Using a Storage Unit as a Soundstage

By Logan Livers,

With creative people come creative solutions. That’s why it’s always intriguing to see how artists of all sorts utilize storage unit spaces. Whether it’s an area for band practice, a gallery to show off artwork, or a crafty woodworking shop, there are plenty of creative ways to use self storage.

For videographers, both recreational and professional, a good soundstage is always needed yet hard to come by. But with the right amount of passion combined with enough know-how, you can turn almost any storage unit with electricity into a functioning soundstage for capturing high-quality audio and video.

Finding the Right Storage Unit for a Soundstage

When it comes to building a soundstage at a self storage facility, it definitely matters what kind of unit you rent. It needs to have enough space for any action that needs to be recorded, but the acoustics need to be just right as well. A facility like 448 Studios in Pittsburgh, Penn., is a prime example of this type of space.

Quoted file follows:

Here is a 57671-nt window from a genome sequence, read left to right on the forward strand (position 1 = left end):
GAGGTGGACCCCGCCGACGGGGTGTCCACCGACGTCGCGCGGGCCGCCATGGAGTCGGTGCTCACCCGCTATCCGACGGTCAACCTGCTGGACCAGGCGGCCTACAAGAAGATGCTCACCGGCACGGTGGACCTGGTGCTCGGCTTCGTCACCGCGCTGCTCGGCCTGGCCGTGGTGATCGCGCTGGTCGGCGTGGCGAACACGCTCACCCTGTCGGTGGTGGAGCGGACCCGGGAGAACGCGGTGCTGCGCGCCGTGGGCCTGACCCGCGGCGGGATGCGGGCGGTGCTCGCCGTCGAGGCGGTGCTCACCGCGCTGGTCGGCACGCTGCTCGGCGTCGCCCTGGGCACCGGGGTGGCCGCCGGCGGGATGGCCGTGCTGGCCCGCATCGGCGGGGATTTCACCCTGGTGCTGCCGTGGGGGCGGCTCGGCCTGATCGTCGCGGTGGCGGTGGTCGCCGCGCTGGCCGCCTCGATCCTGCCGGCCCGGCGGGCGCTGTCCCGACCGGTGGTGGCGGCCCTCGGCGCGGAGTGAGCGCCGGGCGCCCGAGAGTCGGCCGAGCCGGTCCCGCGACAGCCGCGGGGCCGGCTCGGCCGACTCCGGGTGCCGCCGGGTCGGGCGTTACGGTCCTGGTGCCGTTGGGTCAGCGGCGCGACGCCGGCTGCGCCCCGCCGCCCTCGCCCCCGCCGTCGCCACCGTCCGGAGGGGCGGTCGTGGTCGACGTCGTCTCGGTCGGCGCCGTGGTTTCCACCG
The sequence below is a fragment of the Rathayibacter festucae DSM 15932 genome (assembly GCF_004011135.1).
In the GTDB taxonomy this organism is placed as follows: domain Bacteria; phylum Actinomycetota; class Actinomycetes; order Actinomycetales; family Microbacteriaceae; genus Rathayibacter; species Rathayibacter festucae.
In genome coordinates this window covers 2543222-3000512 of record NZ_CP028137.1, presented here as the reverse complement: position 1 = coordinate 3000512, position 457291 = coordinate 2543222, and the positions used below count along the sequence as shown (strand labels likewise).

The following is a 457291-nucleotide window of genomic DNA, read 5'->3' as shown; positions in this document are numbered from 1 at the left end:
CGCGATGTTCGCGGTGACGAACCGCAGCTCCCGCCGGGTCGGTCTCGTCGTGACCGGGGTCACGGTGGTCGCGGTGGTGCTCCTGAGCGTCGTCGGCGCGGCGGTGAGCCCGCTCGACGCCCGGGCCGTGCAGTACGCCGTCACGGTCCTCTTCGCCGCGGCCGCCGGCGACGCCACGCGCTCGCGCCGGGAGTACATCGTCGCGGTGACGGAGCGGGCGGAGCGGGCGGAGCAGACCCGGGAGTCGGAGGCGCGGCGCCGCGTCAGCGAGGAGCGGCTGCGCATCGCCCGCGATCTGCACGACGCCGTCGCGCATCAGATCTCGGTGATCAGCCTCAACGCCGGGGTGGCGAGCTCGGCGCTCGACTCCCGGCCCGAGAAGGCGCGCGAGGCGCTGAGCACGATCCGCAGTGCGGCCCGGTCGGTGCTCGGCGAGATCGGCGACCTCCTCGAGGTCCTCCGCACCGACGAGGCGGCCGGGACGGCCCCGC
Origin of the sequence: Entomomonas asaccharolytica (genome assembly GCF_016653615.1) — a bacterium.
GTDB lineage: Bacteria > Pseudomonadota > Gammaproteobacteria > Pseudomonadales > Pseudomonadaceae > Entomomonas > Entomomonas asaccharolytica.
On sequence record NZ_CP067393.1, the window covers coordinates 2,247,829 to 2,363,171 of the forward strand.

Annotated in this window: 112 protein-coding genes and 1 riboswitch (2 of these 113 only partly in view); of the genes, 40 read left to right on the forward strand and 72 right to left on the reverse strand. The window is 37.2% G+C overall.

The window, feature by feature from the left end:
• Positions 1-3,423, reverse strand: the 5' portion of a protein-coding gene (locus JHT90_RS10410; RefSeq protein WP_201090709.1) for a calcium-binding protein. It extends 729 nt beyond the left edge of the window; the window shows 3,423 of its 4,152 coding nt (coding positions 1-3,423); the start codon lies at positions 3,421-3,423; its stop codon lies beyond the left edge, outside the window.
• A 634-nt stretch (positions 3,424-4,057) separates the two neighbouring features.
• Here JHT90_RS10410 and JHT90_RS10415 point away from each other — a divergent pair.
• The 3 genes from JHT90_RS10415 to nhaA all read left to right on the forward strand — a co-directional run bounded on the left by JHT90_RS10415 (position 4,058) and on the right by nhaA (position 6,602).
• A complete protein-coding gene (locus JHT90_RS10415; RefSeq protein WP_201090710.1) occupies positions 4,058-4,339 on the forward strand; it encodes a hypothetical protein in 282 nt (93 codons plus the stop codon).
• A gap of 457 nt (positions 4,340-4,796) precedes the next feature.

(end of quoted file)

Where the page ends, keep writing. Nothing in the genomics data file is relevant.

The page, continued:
According to Jesse Ament, marketing manager at STORExpress Self Storage, which owns and operates 448 Studios, the facility was created for artists, specifically bands who wanted to rent rehearsal spaces. “It started as an experiment in our flagship facility and quickly sold out,” says Ament.

STORExpress consulted with several bands before finally crafting the ideal rehearsal space. “We used tamping walls, heavy-duty doors, 20 amp power, [and] we have heating and fans and soundproof walls,” Ament adds.

A facility like 448 Studios is perfect for videographers looking to rent a storage space to create a soundstage. However, there aren’t many facilities like 448 Studios around, as the concept is still fairly new to the storage industry. A regular storage unit will do as long as it has the necessary features for creating a soundstage.